Saturday, October 19, 2013

The Week Ahead: October 19, 2013

Adam talks about a U.S.-backed coca eradication offensive in Peru, a delivery of U.S. helicopters and equipment to Guatemala, and a series of events affecting human rights and the judicial system in El Salvador.

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Saturday, October 12, 2013

Podcast: The Week Ahead, October 12, 2013

Adam talks about the recent troubles of Rio de Janeiro's Favela Pacification Program, the Venezuelan President's quest for decree powers, and politics in Argentina as President Cristina Fernández undergoes brain surgery.

Subscribe to the "Just the Facts" podcast here and on iTunes. Thank you for listening.





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Tuesday, October 8, 2013

Latin America Security by the Numbers

This post was compiled by WOLA Intern Michael Pelzer.

  • 2013 marks the 20th anniversary
    of U.S. Border Patrol’s “Operation Hold the Line,” whose objective was to reduce the number of illegal border crossings. The program called for increased physical presence at the El Paso border crossing point to serve as a “show of force” and dissuade would be crossers from Mexico. This program was initially hailed as a success, however experts cited in an extensive El Paso Times analysis claim that it forced undocumented immigrants to enter the United States in more dangerous places or to seek out those who deal in smuggling people across borders, thus feeding into organized crime.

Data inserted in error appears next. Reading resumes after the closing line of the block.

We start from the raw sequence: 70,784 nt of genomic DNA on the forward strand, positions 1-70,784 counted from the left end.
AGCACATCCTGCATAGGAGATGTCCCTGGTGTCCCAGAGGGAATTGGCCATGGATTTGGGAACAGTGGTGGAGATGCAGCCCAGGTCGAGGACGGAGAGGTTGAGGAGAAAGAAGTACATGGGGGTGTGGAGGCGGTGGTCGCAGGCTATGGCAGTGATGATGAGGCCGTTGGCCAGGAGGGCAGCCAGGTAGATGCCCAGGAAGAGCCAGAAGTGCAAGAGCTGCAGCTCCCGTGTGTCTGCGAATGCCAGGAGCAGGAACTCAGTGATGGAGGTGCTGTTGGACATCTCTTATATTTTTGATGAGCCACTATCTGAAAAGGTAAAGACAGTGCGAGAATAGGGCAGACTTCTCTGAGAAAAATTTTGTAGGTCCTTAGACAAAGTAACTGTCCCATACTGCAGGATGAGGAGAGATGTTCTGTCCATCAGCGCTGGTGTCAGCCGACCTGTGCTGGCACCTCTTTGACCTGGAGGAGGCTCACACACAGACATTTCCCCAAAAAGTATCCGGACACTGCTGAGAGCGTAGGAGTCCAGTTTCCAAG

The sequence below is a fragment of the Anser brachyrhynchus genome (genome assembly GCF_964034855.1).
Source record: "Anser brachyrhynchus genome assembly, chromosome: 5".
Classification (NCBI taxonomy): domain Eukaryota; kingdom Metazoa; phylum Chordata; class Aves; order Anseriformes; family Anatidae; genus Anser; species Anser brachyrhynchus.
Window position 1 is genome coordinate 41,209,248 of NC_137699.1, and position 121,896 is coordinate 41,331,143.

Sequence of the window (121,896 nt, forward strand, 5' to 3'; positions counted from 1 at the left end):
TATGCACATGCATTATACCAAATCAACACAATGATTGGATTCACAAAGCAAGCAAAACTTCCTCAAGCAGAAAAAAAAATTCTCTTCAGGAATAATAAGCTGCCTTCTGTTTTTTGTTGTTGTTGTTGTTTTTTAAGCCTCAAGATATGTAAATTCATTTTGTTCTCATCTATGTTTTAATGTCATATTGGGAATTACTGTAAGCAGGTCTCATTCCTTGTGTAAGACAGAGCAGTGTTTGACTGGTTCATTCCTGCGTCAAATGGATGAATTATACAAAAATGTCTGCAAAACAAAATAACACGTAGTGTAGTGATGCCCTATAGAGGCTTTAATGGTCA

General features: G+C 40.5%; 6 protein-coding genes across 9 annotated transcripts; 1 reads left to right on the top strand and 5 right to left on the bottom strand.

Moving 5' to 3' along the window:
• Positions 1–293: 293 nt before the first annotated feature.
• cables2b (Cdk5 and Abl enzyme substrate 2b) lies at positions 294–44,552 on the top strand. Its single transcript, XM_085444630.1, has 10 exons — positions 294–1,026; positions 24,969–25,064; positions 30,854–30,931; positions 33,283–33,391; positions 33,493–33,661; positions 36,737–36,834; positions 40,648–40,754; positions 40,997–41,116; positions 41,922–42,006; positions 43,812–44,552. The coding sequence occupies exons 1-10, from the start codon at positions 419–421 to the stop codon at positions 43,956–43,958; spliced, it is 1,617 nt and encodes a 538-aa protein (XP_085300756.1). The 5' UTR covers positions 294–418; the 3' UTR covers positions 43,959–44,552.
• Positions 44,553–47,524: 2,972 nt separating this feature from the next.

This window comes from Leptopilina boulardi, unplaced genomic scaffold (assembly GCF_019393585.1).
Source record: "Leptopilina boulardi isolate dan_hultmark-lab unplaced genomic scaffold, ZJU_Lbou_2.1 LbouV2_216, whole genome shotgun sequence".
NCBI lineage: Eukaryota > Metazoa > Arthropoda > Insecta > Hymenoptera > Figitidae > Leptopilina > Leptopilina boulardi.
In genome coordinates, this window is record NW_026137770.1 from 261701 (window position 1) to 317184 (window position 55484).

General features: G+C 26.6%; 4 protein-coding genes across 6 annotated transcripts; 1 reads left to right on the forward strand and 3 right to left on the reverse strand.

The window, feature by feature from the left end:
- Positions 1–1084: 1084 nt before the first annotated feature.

• The Central State of Mexico has hired hundreds of women to fill the ranks of the corruption-prone State Transit Police. Ecatepec Police Chief Carlos Ortega Carpinteyro, a strong supporter of the initiative, claims that “women are more trustworthy and take their oath of office more seriously. They don’t ask for or take bribes." As it stands, the female traffic officers are limited to issuing verbal warnings until certain anti-corruption standards are put in place and the officers are determined to be compliant with them.